Front Page Titles (by Subject) CHAPTER II.: CONSTITUTIONAL LAW. - The Works of Jeremy Bentham, vol. 9 (Constitutional Code)
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CHAPTER II.: CONSTITUTIONAL LAW. - Jeremy Bentham, The Works of Jeremy Bentham, vol. 9 (Constitutional Code) 
The Works of Jeremy Bentham, published under the Superintendence of his Executor, John Bowring (Edinburgh: William Tait, 1838-1843). 11 vols. Vol. 9.
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In every community in which a constitutional code, generally acknowledged to be in force, is in existence, a really existing constitutional branch of law, and with it, as the offspring of it, a constitution, is so far in existence.
In no community in which no constitutional code thus generally acknowledged to be in force, is in existence, is any such branch of law as a constitutional branch, or any such thing as a constitution, really in existence.
In a community in which, as above, no such thing as a constitution is really to be found, things to each of which the name of a constitution is given, are to be found in endless multitudes. On each occasion, the thing designated by the phrase “the constitution,” is a substitute for a constitution,—a substitute framed by the imagination of the person by whom this phrase is uttered, framed by him, and, of course, adapted to that which, in his mind, is the purpose of the moment, whatsoever that purpose be; in so far as that purpose is the promoting the creation or preservation of an absolutely monarchical form of government, the constitution thus imagined and invented by him is of the absolutely monarchical cast; in so far as that purpose is the promoting the creation or preservation of a limitedly monarchical form of government, it is of the limitedly monarchical cast; in so far as the purpose is the creation or preservation of a democratical form of government, it is of the democratic cast.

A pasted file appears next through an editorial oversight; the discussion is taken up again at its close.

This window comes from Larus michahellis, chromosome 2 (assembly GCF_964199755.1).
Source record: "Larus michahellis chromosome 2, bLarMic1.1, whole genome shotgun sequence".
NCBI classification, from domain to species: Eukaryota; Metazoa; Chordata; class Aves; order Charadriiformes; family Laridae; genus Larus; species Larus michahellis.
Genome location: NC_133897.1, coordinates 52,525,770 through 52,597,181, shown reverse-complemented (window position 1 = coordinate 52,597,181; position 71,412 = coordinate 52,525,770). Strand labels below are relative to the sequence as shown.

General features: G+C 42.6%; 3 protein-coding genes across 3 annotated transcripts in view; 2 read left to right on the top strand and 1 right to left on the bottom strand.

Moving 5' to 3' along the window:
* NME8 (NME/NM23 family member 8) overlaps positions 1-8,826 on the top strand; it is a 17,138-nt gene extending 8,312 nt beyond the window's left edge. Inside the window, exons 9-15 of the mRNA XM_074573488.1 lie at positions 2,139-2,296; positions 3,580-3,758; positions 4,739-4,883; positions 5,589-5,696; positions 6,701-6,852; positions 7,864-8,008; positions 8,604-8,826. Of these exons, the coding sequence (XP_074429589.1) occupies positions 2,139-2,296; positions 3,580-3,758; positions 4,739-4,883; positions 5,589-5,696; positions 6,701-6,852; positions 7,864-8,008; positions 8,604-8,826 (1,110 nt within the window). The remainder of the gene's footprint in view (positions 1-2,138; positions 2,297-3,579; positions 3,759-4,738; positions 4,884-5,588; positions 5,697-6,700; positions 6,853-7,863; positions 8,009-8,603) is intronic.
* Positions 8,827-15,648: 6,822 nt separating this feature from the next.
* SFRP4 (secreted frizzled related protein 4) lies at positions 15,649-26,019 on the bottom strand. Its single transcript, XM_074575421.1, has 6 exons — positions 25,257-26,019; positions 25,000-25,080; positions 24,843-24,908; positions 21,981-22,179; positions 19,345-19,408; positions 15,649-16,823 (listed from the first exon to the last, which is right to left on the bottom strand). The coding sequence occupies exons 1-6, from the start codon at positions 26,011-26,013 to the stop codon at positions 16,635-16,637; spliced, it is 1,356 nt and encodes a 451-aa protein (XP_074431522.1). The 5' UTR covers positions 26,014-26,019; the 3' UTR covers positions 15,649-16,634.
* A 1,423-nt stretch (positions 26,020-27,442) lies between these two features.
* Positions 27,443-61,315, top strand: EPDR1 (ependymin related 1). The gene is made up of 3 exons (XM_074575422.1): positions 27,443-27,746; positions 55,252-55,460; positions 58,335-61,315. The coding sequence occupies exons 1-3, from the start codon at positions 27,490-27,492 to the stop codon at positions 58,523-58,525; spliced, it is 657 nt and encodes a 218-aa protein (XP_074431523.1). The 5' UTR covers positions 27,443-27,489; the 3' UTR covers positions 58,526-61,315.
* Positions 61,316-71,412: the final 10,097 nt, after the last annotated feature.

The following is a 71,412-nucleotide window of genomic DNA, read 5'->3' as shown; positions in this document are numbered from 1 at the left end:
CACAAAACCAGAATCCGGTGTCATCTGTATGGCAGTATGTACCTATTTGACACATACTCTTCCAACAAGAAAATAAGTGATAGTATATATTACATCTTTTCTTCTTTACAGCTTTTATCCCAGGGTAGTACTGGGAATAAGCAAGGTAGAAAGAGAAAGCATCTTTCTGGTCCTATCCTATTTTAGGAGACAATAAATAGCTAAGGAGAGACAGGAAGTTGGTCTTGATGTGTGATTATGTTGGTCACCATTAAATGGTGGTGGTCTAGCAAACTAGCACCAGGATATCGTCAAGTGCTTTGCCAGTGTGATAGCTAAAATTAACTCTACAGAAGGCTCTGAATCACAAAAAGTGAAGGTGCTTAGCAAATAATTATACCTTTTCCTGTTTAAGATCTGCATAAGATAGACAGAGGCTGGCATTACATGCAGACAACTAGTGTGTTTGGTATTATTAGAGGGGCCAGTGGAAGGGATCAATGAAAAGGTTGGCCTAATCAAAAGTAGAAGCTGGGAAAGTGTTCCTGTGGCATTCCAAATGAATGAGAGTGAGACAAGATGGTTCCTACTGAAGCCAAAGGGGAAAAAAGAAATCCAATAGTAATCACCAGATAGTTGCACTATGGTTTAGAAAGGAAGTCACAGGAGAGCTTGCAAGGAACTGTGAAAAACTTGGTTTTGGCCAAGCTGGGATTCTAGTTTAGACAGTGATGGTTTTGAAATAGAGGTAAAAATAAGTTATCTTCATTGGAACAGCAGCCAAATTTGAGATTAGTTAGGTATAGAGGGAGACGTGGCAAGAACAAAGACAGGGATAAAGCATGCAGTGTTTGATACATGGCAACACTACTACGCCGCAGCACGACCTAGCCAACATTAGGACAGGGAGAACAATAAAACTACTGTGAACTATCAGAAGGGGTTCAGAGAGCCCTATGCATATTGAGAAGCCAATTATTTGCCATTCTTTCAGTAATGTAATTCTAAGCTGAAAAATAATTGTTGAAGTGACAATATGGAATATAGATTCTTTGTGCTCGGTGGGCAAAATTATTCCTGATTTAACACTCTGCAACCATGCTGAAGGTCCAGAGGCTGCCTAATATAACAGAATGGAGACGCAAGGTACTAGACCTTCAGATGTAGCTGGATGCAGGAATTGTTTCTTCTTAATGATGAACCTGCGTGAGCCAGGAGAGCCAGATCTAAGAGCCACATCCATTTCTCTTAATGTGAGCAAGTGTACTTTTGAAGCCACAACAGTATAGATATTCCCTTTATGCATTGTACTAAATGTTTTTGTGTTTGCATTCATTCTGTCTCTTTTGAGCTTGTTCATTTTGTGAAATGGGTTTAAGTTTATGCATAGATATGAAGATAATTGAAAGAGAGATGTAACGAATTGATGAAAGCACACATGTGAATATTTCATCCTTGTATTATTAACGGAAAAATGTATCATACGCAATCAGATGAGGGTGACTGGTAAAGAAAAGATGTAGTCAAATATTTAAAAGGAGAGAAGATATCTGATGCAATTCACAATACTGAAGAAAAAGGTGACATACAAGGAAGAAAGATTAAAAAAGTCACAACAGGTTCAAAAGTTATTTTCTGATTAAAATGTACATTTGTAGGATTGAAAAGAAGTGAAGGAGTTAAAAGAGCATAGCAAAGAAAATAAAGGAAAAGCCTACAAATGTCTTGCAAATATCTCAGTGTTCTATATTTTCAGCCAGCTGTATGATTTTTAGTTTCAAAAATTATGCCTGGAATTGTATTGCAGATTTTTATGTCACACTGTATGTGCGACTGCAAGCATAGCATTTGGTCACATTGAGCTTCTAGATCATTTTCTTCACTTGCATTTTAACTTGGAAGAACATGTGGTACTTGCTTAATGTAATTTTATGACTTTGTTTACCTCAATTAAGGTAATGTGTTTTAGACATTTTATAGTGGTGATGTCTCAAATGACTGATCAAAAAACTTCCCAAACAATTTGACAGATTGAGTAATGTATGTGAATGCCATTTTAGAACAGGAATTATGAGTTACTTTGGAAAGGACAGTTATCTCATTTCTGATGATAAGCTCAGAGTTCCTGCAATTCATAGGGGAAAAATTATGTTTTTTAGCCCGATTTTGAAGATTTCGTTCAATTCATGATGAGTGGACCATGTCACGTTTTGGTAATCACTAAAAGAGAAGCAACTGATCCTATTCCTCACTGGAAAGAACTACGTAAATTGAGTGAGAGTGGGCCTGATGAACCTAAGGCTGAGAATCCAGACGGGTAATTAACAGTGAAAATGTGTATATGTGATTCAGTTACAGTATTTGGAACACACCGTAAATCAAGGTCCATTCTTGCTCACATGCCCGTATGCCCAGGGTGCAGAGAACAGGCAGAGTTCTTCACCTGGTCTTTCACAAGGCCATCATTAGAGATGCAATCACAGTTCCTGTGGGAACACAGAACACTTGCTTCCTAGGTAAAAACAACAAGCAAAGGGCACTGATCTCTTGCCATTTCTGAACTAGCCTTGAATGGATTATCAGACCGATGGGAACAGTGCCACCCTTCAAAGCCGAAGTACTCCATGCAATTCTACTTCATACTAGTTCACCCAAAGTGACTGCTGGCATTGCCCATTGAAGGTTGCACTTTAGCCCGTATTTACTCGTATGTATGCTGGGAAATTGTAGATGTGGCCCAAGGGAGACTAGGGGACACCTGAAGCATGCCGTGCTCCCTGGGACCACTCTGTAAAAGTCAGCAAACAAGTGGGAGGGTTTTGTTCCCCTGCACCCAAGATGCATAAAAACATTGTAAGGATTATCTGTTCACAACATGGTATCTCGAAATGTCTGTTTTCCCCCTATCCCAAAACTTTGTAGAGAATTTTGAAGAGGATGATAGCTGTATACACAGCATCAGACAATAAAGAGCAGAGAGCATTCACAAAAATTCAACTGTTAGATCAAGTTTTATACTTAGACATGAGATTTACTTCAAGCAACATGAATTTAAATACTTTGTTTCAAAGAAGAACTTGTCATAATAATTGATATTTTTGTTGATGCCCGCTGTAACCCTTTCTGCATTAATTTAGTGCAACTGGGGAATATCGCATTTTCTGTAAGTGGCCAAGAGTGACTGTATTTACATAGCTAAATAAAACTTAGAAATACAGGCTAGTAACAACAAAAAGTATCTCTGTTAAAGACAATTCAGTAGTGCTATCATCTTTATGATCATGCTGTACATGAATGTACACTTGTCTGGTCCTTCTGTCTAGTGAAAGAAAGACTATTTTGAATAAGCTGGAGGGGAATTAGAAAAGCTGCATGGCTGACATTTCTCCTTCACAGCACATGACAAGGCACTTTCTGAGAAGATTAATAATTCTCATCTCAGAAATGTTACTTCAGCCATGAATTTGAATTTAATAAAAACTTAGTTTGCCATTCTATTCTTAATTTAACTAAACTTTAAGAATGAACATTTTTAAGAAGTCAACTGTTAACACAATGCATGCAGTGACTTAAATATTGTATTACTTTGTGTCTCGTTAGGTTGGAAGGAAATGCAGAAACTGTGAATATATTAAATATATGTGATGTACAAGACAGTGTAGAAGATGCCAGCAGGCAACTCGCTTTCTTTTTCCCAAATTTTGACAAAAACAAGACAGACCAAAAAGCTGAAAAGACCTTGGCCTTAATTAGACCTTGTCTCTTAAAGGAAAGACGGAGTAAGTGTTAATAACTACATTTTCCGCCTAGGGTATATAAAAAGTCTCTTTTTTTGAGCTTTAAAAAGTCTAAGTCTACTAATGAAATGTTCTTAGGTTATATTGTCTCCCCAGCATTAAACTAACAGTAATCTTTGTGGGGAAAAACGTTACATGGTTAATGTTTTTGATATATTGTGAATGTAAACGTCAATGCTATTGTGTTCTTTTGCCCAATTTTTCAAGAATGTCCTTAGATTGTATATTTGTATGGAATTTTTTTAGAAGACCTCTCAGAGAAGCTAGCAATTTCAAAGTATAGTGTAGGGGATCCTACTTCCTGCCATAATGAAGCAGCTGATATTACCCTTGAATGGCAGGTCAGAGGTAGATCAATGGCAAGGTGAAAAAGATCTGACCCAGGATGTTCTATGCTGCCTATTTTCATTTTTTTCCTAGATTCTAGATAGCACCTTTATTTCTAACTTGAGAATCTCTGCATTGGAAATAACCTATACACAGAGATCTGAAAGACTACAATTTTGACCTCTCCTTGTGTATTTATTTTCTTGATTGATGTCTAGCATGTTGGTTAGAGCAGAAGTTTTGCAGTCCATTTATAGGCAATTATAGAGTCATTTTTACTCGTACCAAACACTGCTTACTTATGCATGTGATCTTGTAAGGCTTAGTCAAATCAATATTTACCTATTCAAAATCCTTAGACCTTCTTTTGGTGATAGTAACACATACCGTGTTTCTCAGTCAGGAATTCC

The Anglo-American United States have a constitution. They have a constitutional code; the constitution is the system of arrangements delineated in that code.
It has for its object the greatest happiness of the greatest number, and in pursuit of that object, the powers of government are allotted by it to the greatest number.
The French and Spanish nations have constitutions. The English monarchy has no constitution, for it has no all-comprehensive constitutional code, nor in short, any constitutional code whatsoever generally acknowledged as such; nor by any one individual of the whole community acknowledged as such. Hence, so it is, that of the assertion contained in the phrases, “excellent constitution,”—“matchless constitution,” an assertion by which every endeavour to produce the effect of the worst constitution possible is so naturally accompanied, no disproof can be opposed otherwise than by the assertion of a plain and universally notorious matter of fact, viz.—that the English people have no constitution at all belonging to them. England, not having any constitution at all, has no excellent, no matchless constitution; for nothing has no properties. If ever it has a constitution, that constitution will most probably be a democratical one; for nothing less than an insurrection on the part of the greatest number, will suffice to surmount and subdue so vast a power as that which is composed of the conjunct action of force, intimidation, corruption, and delusion.
The constitutional branch of law, is that branch, by which designation is made of that person, or those persons, to whose power it is intended, that on each occasion, the conduct of all the other members of the community in question shall be subjected.